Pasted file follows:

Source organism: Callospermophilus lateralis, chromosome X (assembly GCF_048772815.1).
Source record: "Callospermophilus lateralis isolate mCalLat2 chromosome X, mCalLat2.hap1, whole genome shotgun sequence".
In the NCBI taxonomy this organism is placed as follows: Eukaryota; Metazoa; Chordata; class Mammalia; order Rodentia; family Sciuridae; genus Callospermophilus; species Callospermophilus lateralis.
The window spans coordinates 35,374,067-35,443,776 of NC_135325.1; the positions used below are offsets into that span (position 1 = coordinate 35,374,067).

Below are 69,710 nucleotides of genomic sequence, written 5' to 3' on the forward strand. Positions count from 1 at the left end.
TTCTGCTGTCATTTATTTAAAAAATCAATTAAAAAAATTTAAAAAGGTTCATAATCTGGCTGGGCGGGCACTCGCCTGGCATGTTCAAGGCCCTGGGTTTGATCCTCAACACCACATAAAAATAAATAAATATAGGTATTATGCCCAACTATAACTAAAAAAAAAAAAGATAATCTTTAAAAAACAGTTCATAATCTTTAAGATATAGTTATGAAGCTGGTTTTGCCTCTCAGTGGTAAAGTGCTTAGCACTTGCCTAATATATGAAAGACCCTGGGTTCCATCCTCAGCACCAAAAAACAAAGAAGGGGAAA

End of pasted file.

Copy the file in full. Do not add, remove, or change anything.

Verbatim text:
Source organism: Callospermophilus lateralis, chromosome X (assembly GCF_048772815.1).
Source record: "Callospermophilus lateralis isolate mCalLat2 chromosome X, mCalLat2.hap1, whole genome shotgun sequence".
In the NCBI taxonomy this organism is placed as follows: Eukaryota; Metazoa; Chordata; class Mammalia; order Rodentia; family Sciuridae; genus Callospermophilus; species Callospermophilus lateralis.
The window spans coordinates 35,374,067-35,443,776 of NC_135325.1; the positions used below are offsets into that span (position 1 = coordinate 35,374,067).

Below are 69,710 nucleotides of genomic sequence, written 5' to 3' on the forward strand. Positions count from 1 at the left end.
TTCTGCTGTCATTTATTTAAAAAATCAATTAAAAAAATTTAAAAAGGTTCATAATCTGGCTGGGCGGGCACTCGCCTGGCATGTTCAAGGCCCTGGGTTTGATCCTCAACACCACATAAAAATAAATAAATATAGGTATTATGCCCAACTATAACTAAAAAAAAAAAAGATAATCTTTAAAAAACAGTTCATAATCTTTAAGATATAGTTATGAAGCTGGTTTTGCCTCTCAGTGGTAAAGTGCTTAGCACTTGCCTAATATATGAAAGACCCTGGGTTCCATCCTCAGCACCAAAAAACAAAGAAGGGGAAA